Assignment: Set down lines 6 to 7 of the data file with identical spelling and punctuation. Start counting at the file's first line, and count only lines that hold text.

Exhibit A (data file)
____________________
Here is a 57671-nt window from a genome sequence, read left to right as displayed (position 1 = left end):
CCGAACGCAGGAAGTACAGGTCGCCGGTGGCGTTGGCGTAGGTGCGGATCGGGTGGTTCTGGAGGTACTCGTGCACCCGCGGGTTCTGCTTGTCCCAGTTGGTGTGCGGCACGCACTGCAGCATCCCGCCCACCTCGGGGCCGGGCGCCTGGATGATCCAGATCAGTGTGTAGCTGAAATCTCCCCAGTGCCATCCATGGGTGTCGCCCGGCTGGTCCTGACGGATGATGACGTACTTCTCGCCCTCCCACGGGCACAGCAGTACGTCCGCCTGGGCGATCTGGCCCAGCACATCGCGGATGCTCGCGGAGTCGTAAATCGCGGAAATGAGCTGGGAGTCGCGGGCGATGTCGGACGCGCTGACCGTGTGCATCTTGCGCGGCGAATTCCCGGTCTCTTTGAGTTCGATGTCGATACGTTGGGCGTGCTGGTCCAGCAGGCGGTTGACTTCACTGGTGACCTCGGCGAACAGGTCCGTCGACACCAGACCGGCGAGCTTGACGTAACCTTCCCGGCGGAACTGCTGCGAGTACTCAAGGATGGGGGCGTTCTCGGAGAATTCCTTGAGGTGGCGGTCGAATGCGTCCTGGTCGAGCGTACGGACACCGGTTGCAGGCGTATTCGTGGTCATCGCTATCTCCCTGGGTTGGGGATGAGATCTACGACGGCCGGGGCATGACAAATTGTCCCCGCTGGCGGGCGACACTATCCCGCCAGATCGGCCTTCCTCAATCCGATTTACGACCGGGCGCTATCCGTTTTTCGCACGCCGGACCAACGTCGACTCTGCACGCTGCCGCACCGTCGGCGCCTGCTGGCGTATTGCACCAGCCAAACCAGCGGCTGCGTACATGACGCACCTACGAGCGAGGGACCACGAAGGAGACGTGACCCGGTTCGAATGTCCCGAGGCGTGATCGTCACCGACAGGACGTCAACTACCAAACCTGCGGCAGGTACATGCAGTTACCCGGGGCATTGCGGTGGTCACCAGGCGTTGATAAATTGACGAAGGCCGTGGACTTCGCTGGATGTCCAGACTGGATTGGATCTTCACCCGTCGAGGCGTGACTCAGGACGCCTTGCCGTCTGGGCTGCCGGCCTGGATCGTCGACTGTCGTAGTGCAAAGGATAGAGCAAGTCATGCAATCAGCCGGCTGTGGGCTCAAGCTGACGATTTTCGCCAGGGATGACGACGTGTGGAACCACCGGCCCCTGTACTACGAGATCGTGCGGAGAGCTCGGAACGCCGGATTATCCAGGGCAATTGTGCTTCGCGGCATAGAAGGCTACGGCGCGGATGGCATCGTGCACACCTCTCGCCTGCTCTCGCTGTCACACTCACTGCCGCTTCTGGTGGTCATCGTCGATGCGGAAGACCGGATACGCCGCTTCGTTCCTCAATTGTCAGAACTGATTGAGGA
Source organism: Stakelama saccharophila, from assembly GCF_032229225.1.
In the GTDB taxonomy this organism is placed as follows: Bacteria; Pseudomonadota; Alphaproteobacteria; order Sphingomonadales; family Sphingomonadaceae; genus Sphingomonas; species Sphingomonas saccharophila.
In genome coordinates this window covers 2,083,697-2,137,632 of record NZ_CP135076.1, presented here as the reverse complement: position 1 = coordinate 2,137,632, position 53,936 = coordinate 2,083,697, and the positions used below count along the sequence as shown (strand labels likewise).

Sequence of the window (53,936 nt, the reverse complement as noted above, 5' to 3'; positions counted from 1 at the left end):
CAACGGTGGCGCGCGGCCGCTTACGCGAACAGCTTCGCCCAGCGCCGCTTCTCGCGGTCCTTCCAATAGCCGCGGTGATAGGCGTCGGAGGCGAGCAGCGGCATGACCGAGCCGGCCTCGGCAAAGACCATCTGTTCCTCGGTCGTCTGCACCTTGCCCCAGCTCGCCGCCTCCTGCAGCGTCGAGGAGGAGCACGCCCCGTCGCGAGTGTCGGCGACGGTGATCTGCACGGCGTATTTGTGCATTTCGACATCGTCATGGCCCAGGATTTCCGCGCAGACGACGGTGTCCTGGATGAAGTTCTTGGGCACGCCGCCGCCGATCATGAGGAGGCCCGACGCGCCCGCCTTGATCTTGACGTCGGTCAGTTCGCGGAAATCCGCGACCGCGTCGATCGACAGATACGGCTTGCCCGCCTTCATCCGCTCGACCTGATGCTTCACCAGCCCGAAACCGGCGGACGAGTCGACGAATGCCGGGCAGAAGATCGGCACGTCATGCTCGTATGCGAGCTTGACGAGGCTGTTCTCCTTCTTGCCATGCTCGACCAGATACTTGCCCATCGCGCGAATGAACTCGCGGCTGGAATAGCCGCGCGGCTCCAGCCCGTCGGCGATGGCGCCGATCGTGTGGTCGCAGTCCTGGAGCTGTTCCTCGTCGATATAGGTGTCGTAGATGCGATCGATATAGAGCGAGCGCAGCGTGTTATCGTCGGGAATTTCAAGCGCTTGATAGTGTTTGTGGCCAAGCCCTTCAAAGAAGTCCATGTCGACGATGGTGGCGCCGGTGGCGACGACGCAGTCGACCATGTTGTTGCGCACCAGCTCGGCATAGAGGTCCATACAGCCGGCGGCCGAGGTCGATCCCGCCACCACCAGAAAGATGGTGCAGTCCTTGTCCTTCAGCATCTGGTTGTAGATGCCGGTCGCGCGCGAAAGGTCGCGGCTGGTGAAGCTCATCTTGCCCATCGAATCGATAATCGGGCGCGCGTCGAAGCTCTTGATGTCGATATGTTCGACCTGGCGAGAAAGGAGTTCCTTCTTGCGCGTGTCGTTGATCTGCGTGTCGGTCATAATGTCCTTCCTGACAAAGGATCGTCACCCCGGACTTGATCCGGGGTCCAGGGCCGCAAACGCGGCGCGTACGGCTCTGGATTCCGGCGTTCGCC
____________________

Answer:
Sequence of the window (53,936 nt, the reverse complement as noted above, 5' to 3'; positions counted from 1 at the left end):
CAACGGTGGCGCGCGGCCGCTTACGCGAACAGCTTCGCCCAGCGCCGCTTCTCGCGGTCCTTCCAATAGCCGCGGTGATAGGCGTCGGAGGCGAGCAGCGGCATGACCGAGCCGGCCTCGGCAAAGACCATCTGTTCCTCGGTCGTCTGCACCTTGCCCCAGCTCGCCGCCTCCTGCAGCGTCGAGGAGGAGCACGCCCCGTCGCGAGTGTCGGCGACGGTGATCTGCACGGCGTATTTGTGCATTTCGACATCGTCATGGCCCAGGATTTCCGCGCAGACGACGGTGTCCTGGATGAAGTTCTTGGGCACGCCGCCGCCGATCATGAGGAGGCCCGACGCGCCCGCCTTGATCTTGACGTCGGTCAGTTCGCGGAAATCCGCGACCGCGTCGATCGACAGATACGGCTTGCCCGCCTTCATCCGCTCGACCTGATGCTTCACCAGCCCGAAACCGGCGGACGAGTCGACGAATGCCGGGCAGAAGATCGGCACGTCATGCTCGTATGCGAGCTTGACGAGGCTGTTCTCCTTCTTGCCATGCTCGACCAGATACTTGCCCATCGCGCGAATGAACTCGCGGCTGGAATAGCCGCGCGGCTCCAGCCCGTCGGCGATGGCGCCGATCGTGTGGTCGCAGTCCTGGAGCTGTTCCTCGTCGATATAGGTGTCGTAGATGCGATCGATATAGAGCGAGCGCAGCGTGTTATCGTCGGGAATTTCAAGCGCTTGATAGTGTTTGTGGCCAAGCCCTTCAAAGAAGTCCATGTCGACGATGGTGGCGCCGGTGGCGACGACGCAGTCGACCATGTTGTTGCGCACCAGCTCGGCATAGAGGTCCATACAGCCGGCGGCCGAGGTCGATCCCGCCACCACCAGAAAGATGGTGCAGTCCTTGTCCTTCAGCATCTGGTTGTAGATGCCGGTCGCGCGCGAAAGGTCGCGGCTGGTGAAGCTCATCTTGCCCATCGAATCGATAATCGGGCGCGCGTCGAAGCTCTTGATGTCGATATGTTCGACCTGGCGAGAAAGGAGTTCCTTCTTGCGCGTGTCGTTGATCTGCGTGTCGGTCATAATGTCCTTCCTGACAAAGGATCGTCACCCCGGACTTGATCCGGGGTCCAGGGCCGCAAACGCGGCGCGTACGGCTCTGGATTCCGGCGTTCGCC